In the news today, Dec. 5

Four stories in the news for Wednesday, Dec. 5

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BRISON, MacNAUGHTON TO JOIN MULRONEY AT BUSH FUNERAL

Liberal cabinet minister Scott Brison and ambassador David MacNaughton will join former prime minister Brian Mulroney in representing Canada at today's state funeral for former U.S. president George H.W. Bush. MacNaughton and Brison, the president of the Treasury Board, will round out the contingent along with Mulroney, a close friend of Bush who is scheduled to deliver one of several eulogies during the ceremony. President Donald Trump has declared today a national day of mourning in the U.S., part of a week-long state funeral that began Monday with a public visitation in the Capitol rotunda.

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BANK OF CANADA EXPECTED TO LEAVE RATE UNCHANGED

The Bank of Canada is widely expected to leave its benchmark interest rate unchanged at 1.75 per cent today after a 25-basis-point increase at its last setting in October. This morning's announcement comes in the wake of a move by the Alberta government to curtail oil production in the province after Jan. 1 to try to clear a crude storage glut that has driven western Canadian oil prices to multi-year lows. Bank economists say an unexpected dip in monthly gross domestic product figures in September and lower-than-expected oil prices so far in the fourth quarter have dampened growth expectations and placed in doubt forecasts for a January bank rate increase.

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B.C. TO INTRODUCE CLIMATE CHANGE STRATEGY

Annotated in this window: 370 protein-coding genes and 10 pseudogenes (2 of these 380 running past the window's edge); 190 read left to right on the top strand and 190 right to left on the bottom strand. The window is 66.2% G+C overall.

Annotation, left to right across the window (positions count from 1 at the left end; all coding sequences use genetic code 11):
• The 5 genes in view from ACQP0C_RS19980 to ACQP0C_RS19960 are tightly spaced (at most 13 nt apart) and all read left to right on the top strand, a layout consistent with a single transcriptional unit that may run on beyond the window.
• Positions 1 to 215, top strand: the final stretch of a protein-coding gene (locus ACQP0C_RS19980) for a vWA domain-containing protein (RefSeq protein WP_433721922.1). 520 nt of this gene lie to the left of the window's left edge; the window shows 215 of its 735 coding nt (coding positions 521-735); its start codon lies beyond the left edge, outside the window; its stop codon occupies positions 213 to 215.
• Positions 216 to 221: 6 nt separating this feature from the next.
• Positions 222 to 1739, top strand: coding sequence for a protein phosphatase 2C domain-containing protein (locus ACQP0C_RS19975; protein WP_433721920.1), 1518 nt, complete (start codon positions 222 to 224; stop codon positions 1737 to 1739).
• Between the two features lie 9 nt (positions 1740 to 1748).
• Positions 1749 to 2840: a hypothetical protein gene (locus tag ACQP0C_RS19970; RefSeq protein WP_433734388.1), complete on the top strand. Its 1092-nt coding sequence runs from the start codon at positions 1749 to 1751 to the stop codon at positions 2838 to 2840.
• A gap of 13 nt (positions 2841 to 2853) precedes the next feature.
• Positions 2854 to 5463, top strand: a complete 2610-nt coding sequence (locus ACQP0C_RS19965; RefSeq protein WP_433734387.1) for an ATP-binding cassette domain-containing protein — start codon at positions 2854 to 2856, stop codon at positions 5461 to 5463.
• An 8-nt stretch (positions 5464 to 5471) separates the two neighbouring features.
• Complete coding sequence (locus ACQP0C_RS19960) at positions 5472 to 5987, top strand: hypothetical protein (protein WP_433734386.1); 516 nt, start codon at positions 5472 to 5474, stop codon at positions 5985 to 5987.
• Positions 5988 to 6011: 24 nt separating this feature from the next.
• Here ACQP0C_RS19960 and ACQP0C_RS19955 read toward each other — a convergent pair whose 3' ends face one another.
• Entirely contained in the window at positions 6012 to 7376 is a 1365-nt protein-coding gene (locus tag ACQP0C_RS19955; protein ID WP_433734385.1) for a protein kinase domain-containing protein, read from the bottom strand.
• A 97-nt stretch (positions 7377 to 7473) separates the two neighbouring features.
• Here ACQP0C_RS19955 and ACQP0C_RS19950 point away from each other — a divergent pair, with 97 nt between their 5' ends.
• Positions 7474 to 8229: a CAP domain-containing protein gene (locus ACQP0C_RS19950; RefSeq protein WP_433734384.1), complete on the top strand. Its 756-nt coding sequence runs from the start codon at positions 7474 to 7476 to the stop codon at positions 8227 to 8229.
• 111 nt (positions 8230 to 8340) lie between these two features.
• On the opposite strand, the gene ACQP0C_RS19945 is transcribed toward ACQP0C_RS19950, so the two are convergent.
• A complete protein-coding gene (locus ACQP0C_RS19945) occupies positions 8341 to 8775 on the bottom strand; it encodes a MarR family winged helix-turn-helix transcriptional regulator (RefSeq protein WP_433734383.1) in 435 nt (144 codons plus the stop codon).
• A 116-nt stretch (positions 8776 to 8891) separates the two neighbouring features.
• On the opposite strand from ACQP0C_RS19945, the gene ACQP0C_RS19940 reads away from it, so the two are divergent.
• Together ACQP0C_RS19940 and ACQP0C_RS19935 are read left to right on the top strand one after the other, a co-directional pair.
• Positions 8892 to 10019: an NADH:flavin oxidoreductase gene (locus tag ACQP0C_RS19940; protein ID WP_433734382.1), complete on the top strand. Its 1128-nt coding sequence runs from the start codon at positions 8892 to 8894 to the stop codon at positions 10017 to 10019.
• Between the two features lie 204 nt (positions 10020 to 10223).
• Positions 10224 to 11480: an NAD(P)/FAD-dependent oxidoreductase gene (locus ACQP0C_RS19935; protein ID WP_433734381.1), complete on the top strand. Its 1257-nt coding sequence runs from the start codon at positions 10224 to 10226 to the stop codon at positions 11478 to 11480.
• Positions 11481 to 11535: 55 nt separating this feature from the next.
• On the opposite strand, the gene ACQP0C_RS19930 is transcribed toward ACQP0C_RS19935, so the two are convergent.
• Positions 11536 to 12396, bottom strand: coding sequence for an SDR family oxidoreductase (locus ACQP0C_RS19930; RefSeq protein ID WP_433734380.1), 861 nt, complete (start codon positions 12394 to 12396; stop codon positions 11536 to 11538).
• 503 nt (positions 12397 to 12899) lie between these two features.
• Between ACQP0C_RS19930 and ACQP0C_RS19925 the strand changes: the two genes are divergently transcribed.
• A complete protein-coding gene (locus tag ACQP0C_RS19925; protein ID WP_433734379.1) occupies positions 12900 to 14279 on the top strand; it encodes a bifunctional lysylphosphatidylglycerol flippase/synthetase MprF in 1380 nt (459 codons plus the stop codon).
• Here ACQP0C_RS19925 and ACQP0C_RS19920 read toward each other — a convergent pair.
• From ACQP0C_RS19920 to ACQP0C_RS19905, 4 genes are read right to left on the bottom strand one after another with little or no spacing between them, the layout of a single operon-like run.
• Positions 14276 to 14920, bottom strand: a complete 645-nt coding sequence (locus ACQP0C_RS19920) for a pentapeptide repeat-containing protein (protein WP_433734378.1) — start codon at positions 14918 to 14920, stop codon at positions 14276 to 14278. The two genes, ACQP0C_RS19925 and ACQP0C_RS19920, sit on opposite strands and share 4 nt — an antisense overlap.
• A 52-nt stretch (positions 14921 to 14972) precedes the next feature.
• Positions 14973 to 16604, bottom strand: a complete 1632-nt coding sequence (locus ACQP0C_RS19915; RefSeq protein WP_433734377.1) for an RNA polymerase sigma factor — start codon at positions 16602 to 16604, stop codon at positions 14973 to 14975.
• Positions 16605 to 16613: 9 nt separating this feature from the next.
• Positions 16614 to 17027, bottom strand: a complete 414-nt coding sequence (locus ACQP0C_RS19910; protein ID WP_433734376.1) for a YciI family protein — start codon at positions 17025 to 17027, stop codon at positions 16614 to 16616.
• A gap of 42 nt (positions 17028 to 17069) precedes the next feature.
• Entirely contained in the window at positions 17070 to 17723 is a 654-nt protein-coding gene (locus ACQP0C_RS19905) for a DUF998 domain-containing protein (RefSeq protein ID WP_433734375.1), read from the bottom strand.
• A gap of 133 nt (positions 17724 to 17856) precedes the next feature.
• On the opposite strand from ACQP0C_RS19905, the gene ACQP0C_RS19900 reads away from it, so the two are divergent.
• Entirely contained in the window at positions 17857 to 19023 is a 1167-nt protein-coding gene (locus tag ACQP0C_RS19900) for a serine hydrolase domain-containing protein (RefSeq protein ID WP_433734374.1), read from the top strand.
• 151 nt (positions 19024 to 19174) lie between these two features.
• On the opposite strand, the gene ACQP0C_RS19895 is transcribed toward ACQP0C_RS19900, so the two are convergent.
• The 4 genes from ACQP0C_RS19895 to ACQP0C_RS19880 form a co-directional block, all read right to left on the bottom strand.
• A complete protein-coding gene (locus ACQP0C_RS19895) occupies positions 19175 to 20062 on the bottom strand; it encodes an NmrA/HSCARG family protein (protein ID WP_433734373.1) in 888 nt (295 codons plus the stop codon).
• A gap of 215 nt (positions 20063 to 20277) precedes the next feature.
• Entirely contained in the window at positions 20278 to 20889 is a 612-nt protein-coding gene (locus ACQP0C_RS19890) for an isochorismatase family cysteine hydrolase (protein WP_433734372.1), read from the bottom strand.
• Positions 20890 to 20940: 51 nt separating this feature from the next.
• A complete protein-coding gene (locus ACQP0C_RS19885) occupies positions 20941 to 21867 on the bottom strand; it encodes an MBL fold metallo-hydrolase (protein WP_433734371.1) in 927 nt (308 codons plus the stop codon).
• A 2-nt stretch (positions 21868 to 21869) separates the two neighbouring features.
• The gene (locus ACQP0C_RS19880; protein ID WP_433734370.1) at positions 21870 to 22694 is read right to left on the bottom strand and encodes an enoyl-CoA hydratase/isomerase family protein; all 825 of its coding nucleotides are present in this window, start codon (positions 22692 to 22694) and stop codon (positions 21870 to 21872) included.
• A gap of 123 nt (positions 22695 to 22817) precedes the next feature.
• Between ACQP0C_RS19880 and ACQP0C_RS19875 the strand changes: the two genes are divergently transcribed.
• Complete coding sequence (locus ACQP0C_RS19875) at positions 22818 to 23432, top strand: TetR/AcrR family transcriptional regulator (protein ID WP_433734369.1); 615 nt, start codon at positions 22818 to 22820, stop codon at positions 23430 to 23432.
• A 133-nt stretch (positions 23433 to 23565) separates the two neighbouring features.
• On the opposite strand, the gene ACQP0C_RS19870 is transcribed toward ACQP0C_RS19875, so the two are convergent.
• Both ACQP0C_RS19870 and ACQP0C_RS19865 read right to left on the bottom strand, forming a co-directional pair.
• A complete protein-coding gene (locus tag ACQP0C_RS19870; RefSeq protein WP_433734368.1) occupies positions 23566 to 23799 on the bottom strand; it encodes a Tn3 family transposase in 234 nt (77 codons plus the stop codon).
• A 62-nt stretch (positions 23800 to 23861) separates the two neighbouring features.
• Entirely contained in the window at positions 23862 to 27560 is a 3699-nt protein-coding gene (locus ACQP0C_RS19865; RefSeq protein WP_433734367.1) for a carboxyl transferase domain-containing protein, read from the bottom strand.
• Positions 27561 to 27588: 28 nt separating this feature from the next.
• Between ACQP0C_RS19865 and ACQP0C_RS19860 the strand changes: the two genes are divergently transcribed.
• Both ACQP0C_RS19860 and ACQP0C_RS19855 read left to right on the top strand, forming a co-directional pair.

British Columbia is poised to announce today its plan to fight climate change while it accommodates the carbon polluting liquefied natural gas industry. Premier John Horgan and Green Leader Andrew Weaver are expected to introduce the government's long-term strategy to reduce greenhouse gas emissions through a wide-ranging provincial transition to a low carbon economy. B.C. government officials said in October the climate plan will be designed to meet legislated targets, cutting greenhouse gas emissions by 40 per cent by 2030, 60 per cent by 2040 and 80 per cent by 2050.

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'ANTHROPOCENE' AMONG TIFF'S TOP 10 CANADIAN FILMS

A documentary about humanity's impact on the Earth and a feature shot in the Haida language are among TIFF's top 10 Canadian features of the year. The organization that runs the Toronto International Film Festival released its Top Ten lists of features and shorts of 2018. Organizers say the two lists include four directorial debuts, three Indigenous filmmakers, and 11 female filmmakers. Among the features are "Anthropocene: The Human Epoch," directed by Jennifer Baichwal, Nicholas de Pencier and Edward Burtynsky, and "Sgaaway K'uuna (Edge of the Knife)" directed by Gwaai Edenshaw and Helen Haig-Brown of British Columbia.

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